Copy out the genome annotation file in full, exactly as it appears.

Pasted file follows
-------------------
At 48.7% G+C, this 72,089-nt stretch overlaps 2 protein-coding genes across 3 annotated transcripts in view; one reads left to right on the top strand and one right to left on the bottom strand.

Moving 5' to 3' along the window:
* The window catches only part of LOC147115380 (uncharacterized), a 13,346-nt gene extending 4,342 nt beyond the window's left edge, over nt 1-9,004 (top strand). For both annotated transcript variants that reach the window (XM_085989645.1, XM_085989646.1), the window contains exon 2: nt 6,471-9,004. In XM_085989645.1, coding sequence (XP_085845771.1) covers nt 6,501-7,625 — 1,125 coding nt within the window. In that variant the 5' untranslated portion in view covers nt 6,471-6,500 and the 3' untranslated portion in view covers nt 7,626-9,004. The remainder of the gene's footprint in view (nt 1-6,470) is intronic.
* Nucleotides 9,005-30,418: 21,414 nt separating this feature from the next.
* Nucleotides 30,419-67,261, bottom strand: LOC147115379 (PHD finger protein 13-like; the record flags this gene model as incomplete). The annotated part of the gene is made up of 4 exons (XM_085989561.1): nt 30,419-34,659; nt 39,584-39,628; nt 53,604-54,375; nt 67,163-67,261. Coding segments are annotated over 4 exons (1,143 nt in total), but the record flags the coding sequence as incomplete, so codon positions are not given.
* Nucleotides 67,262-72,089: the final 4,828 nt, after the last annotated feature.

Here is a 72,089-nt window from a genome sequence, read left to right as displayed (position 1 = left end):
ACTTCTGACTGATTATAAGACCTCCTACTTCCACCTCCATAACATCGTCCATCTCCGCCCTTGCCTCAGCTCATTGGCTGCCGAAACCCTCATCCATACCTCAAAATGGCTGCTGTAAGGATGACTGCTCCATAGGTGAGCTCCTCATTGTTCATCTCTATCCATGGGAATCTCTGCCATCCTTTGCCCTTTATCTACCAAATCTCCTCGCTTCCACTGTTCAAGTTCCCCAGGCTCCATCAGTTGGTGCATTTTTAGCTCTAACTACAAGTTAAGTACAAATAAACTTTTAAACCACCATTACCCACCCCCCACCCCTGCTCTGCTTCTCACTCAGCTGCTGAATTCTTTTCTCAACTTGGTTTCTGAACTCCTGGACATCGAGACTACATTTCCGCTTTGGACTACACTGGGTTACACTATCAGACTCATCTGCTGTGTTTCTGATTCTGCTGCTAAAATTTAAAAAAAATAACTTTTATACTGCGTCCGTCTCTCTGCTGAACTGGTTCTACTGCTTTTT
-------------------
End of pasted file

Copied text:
At 48.7% G+C, this 72,089-nt stretch overlaps 2 protein-coding genes across 3 annotated transcripts in view; one reads left to right on the top strand and one right to left on the bottom strand.

Moving 5' to 3' along the window:
* The window catches only part of LOC147115380 (uncharacterized), a 13,346-nt gene extending 4,342 nt beyond the window's left edge, over nt 1-9,004 (top strand). For both annotated transcript variants that reach the window (XM_085989645.1, XM_085989646.1), the window contains exon 2: nt 6,471-9,004. In XM_085989645.1, coding sequence (XP_085845771.1) covers nt 6,501-7,625 — 1,125 coding nt within the window. In that variant the 5' untranslated portion in view covers nt 6,471-6,500 and the 3' untranslated portion in view covers nt 7,626-9,004. The remainder of the gene's footprint in view (nt 1-6,470) is intronic.
* Nucleotides 9,005-30,418: 21,414 nt separating this feature from the next.
* Nucleotides 30,419-67,261, bottom strand: LOC147115379 (PHD finger protein 13-like; the record flags this gene model as incomplete). The annotated part of the gene is made up of 4 exons (XM_085989561.1): nt 30,419-34,659; nt 39,584-39,628; nt 53,604-54,375; nt 67,163-67,261. Coding segments are annotated over 4 exons (1,143 nt in total), but the record flags the coding sequence as incomplete, so codon positions are not given.
* Nucleotides 67,262-72,089: the final 4,828 nt, after the last annotated feature.

Here is a 72,089-nt window from a genome sequence, read left to right as displayed (position 1 = left end):
ACTTCTGACTGATTATAAGACCTCCTACTTCCACCTCCATAACATCGTCCATCTCCGCCCTTGCCTCAGCTCATTGGCTGCCGAAACCCTCATCCATACCTCAAAATGGCTGCTGTAAGGATGACTGCTCCATAGGTGAGCTCCTCATTGTTCATCTCTATCCATGGGAATCTCTGCCATCCTTTGCCCTTTATCTACCAAATCTCCTCGCTTCCACTGTTCAAGTTCCCCAGGCTCCATCAGTTGGTGCATTTTTAGCTCTAACTACAAGTTAAGTACAAATAAACTTTTAAACCACCATTACCCACCCCCCACCCCTGCTCTGCTTCTCACTCAGCTGCTGAATTCTTTTCTCAACTTGGTTTCTGAACTCCTGGACATCGAGACTACATTTCCGCTTTGGACTACACTGGGTTACACTATCAGACTCATCTGCTGTGTTTCTGATTCTGCTGCTAAAATTTAAAAAAAATAACTTTTATACTGCGTCCGTCTCTCTGCTGAACTGGTTCTACTGCTTTTT